And for Christians, Jesus tells them flat out not to pray publically - but they want prayer in the schools, prayer for meeting, prayer everywhere. Like Ghandi supposedly said, "If it wasn't for the Christians, I might have become one"

Oh, well. If you wanted to hear me babble about religious nonsense, you'd go read https://aplawrence.com/Personal


I, being the product of strict Roman Catholic upbringing, have about as much use for religion as I do for swollen hemorrhoids. Religious nuts (an expression that is, to me, redundant) like to get into your face about how God did this and Jesus did that. Well, I like to return them the favor by reminding them of the old aphorism about religion and astrology both being havens for fools.

As for praying and all that, if one feels that prayer will solve problems for them, then by all means pray away. Who knows. Maybe some passer-by will hear the prayers, take pity on the clod who thinks that praying does any good, and solve the problem.

However, one's right to pray does not include the right to shove this superstitious nonsense in my face. That includes you, George W. Bush.


---December 6, 2004

Well, it depends. I generally don't mind someone expressing their religious beliefs - unless it's a public event. But there are exceptions.

My father wasn't particularly religious, and specifically expressed his wishes not to have religious services at his funeral. Consequently we had a simple secular "event", but also invited his friends and family to speak if they wished. One of them took that opportunity to express his opinion about my Dad being in "God's arms" etc. I was offended and pissed off - not for myself, but for my father. That jackass had no business doing that.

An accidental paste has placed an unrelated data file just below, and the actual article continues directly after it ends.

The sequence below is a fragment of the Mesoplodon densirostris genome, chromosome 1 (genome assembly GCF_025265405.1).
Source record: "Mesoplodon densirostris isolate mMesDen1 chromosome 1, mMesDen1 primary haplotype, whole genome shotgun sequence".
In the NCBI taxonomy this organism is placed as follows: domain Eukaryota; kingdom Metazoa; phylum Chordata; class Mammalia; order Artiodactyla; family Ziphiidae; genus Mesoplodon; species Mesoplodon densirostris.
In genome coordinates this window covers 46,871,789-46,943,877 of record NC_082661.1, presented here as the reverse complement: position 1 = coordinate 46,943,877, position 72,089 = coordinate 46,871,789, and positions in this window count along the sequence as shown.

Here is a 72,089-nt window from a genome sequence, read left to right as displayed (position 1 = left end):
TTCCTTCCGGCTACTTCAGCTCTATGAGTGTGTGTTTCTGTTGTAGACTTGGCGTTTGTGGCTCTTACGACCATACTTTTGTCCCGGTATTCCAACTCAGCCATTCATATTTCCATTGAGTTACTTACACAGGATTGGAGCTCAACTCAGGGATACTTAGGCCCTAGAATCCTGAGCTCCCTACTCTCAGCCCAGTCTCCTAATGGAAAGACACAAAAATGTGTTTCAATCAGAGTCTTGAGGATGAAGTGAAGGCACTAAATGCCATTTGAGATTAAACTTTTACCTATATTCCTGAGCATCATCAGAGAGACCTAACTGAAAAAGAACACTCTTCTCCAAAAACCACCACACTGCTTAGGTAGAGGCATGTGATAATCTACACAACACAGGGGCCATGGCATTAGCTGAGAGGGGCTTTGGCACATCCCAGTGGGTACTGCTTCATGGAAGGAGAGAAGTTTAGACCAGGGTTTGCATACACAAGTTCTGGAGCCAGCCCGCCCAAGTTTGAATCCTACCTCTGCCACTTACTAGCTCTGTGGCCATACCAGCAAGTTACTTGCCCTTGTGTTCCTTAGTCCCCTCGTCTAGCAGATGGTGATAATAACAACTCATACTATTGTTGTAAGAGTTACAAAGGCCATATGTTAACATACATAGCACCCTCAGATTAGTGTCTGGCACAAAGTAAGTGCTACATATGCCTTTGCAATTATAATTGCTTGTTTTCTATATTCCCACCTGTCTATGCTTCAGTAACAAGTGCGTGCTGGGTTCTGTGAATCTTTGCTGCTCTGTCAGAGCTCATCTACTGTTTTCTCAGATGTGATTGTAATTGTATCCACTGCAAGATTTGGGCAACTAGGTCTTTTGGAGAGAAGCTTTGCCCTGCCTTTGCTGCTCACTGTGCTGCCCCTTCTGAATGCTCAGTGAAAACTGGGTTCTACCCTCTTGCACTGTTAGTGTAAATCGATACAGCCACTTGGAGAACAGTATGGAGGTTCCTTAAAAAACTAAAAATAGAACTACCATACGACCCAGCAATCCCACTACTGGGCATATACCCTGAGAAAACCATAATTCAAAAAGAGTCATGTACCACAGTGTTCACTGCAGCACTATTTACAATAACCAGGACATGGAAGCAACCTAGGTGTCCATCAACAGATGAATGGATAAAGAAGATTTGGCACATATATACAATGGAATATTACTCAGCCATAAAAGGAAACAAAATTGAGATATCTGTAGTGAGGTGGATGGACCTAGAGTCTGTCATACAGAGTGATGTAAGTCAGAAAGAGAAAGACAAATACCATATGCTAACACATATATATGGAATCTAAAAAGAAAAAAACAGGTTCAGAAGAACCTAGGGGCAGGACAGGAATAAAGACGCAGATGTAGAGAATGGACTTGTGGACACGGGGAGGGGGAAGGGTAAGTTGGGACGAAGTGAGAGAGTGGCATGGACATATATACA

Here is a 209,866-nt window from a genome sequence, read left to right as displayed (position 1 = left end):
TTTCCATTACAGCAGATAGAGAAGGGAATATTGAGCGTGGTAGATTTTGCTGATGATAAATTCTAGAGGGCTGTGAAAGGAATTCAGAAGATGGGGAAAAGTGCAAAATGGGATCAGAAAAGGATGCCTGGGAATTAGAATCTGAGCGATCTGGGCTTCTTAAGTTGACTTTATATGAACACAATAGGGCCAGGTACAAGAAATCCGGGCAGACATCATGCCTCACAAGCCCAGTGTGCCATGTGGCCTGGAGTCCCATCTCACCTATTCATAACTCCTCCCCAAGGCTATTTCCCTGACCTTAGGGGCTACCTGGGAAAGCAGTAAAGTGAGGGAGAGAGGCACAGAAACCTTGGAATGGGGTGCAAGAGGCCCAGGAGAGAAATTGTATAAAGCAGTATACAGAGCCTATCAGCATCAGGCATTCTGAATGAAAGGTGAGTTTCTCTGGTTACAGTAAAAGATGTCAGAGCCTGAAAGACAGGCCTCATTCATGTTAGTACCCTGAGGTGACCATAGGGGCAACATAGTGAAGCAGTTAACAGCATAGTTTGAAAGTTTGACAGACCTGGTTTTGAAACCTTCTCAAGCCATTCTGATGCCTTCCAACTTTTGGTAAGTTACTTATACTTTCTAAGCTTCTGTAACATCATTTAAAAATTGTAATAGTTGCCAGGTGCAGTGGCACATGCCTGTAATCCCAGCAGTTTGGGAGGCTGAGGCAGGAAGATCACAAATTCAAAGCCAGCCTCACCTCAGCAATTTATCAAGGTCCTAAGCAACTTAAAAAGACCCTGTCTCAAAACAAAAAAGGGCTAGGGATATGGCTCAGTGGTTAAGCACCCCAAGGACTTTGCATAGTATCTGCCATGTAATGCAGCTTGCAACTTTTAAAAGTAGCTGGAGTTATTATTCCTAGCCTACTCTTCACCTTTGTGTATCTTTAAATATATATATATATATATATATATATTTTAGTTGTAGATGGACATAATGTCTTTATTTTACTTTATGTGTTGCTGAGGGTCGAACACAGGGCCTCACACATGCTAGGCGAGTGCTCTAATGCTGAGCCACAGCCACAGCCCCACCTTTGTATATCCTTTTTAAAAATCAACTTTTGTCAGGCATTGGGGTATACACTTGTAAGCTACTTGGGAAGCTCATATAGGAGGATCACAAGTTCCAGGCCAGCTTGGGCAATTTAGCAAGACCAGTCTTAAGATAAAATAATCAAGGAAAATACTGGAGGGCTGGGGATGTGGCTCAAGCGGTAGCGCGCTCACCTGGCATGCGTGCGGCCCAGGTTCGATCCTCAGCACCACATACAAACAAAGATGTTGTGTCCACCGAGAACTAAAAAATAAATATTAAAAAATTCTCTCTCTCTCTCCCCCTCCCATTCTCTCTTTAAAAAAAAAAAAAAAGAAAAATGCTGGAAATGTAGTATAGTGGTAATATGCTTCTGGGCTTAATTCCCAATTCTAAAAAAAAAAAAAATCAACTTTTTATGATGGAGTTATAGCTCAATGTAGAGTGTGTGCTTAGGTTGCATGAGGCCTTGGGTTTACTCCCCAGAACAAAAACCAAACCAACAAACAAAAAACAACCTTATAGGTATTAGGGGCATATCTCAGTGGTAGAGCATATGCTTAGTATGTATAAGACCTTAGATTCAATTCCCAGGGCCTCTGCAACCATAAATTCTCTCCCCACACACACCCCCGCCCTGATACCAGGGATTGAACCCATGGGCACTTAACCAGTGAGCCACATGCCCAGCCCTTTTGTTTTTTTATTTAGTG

But if my father had been religious, it would have been OK - I still wouldn't have liked it, but I would have accepted it as appropriate and justified because of his beliefs. People have the right to believe any nonsense they please.


---December 7, 2004

Mmmm, the service is not so much for those who have passed but for those who have not yet passed, who can express their sorrow in the only terms they are familiar with.


---December 7, 2004

But it is disrespectful to do this kind of thing when the deceased specifically requested that it not be done.

Atheists are generally respectful of others beliefs. We don't bust into your churches waving Darwin posters, etc.
We wouldn't speak at a religious funeral and make comments about it all being nonsense. But we don't get reciprocal respect at all.